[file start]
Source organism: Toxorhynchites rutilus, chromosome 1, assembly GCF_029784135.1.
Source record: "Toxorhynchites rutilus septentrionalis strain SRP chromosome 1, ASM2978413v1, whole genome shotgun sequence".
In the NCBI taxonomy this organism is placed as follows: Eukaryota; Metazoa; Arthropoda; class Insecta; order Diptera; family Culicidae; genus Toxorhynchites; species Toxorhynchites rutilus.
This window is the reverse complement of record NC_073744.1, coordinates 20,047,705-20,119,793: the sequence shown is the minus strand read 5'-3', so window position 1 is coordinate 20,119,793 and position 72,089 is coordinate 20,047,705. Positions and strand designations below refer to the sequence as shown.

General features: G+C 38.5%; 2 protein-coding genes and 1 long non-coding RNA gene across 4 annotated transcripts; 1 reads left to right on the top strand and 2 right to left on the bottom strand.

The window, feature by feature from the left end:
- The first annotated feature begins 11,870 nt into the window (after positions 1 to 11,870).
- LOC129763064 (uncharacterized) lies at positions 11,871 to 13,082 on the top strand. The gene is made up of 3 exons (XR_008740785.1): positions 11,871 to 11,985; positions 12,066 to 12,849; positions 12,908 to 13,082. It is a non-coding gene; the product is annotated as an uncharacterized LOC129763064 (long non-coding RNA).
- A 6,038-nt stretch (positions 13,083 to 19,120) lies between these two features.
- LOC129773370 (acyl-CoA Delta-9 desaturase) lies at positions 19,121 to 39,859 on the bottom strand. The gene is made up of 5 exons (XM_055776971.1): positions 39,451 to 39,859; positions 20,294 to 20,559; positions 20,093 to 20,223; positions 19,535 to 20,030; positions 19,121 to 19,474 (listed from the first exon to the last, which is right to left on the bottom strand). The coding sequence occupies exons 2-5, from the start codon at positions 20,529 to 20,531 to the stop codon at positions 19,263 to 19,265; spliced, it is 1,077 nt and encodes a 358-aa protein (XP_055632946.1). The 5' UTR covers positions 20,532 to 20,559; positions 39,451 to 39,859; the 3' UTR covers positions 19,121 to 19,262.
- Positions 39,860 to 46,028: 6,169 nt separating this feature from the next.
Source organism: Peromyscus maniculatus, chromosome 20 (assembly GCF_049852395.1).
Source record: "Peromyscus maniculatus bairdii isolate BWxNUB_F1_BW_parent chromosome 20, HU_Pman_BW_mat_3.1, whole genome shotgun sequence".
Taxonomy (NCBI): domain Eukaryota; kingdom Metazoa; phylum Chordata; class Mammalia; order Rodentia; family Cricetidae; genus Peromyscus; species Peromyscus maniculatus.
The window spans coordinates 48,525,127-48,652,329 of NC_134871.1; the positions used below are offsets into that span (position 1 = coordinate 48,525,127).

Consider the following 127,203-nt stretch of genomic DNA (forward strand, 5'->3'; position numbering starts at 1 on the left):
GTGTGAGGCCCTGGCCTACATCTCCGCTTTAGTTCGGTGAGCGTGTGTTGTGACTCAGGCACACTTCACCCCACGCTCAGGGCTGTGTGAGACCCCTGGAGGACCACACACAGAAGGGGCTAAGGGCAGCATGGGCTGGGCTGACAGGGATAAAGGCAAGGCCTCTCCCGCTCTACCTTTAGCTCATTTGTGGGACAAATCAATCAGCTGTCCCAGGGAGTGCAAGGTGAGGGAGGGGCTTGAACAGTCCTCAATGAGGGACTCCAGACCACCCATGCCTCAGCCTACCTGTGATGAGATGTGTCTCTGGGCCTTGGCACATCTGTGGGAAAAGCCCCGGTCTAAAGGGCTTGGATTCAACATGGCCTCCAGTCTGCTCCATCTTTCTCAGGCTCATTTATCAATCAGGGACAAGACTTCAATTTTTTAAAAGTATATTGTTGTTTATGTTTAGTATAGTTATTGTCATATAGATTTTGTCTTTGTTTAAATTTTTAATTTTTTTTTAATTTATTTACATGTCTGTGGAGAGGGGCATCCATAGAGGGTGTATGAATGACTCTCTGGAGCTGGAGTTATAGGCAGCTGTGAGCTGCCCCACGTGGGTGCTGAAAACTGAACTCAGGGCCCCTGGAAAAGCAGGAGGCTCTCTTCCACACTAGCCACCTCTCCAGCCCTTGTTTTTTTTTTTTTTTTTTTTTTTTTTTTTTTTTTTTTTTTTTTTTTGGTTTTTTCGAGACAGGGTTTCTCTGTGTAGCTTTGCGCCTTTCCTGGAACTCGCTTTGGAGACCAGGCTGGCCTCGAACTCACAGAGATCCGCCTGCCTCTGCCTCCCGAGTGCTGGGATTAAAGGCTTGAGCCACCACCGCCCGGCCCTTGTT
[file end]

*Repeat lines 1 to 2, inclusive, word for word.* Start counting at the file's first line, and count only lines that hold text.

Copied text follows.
Source organism: Toxorhynchites rutilus, chromosome 1, assembly GCF_029784135.1.
Source record: "Toxorhynchites rutilus septentrionalis strain SRP chromosome 1, ASM2978413v1, whole genome shotgun sequence".